Merrily, however, as we pass our time, my reflections upon the injuries done to this noble creature bring a qualm upon my heart very often. But I know she will permit me to make her amends, after she has plagued me heartily; and that’s my consolation.
An honest fellow still—clap thy wings, and crow, Jack!——
Miss Howe, to miss Clarissa
Thursday Morn. June* 20.
* Text error: should be July.
What, my dearest creature, have been your sufferings!—What must have been your anguish on so disgraceful an insult, committed in the open streets, and in the broad day!
No end, I think, of the undeserved calamities of a dear soul, who had been so unhappily driven and betrayed into the hands of a vile libertine! —How was I shocked at the receiving of your letter written by another hand, and only dictated by you!—You must be very ill. Nor is it to be wondered at. But I hope it is rather from hurry, and surprise, and lowness, which may be overcome, than from a grief given way to, which may be attended with effects I cannot bear to think of.
But whatever you do, my dear, you must not despond! Indeed you must not despond! Hitherto you have been in no fault: but despair would be all your own: and the worst fault you can be guilty of.
I cannot bear to look upon another hand instead of your’s. My dear creature, send me a few lines, though ever so few, in your own hand, if possible.—For they will revive my heart; especially if they can acquaint me of your amended health.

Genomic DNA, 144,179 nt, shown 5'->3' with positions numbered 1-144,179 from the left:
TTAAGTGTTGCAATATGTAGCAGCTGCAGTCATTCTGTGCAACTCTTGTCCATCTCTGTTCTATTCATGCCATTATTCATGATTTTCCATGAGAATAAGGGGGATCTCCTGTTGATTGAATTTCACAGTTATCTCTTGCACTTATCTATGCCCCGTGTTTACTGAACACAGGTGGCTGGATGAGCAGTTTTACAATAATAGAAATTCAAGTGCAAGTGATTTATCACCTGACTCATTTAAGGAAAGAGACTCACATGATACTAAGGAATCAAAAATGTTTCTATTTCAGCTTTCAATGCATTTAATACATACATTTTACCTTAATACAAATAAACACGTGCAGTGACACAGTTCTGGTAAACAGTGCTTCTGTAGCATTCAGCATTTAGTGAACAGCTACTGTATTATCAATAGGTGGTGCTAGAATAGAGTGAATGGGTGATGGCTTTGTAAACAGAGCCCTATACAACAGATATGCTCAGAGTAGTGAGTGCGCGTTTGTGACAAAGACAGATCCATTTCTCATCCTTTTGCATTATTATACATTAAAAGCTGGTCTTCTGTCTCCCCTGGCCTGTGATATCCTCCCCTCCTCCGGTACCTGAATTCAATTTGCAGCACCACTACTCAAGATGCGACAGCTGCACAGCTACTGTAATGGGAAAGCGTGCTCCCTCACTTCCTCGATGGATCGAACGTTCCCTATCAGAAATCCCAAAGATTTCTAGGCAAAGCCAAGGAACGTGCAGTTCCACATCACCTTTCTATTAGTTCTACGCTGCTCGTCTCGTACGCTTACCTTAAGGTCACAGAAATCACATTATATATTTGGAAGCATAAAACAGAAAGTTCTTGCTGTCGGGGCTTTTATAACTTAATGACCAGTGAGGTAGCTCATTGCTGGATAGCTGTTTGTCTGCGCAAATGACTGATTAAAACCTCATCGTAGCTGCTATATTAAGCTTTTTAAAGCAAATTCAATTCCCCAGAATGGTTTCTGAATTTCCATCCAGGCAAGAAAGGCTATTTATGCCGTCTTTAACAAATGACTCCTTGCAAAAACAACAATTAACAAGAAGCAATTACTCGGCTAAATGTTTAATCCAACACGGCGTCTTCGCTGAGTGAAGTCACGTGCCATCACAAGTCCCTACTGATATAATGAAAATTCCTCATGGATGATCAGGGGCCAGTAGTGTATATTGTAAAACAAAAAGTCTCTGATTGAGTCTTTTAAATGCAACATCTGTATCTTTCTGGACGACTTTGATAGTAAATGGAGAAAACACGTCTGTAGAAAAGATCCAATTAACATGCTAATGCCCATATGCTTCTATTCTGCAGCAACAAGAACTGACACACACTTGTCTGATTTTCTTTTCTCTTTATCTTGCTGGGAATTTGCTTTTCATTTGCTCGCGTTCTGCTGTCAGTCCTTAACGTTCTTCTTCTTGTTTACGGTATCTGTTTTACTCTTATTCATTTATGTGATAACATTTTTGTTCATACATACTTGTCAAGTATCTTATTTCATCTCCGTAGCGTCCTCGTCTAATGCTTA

I expect your answer to my letter of the 13th. We all expect it with impatience.
His relations are persons of so much honour—they are so very earnest to rank you among them—the wretch is so very penitent: every one of his family says he is—your own are so implacable—your last distress, though the consequence of his former villany, yet neither brought on by his direction nor with his knowledge; and so much resented by him—that my mother is absolutely of opinion that you should be his—especially if, yielding to my wishes, as expressed in my letter, and those of all his friends, you would have complied, had it not been for this horrid arrest.
I will enclose the copy of the letter I wrote to Miss Montague last Tuesday, on hearing that nobody knew what was become of you; and the answer to it, underwritten and signed by Lord M., Lady Sarah Sadleir, and Lady Betty Lawrance, as well as by the young Ladies; and also by the wretch himself.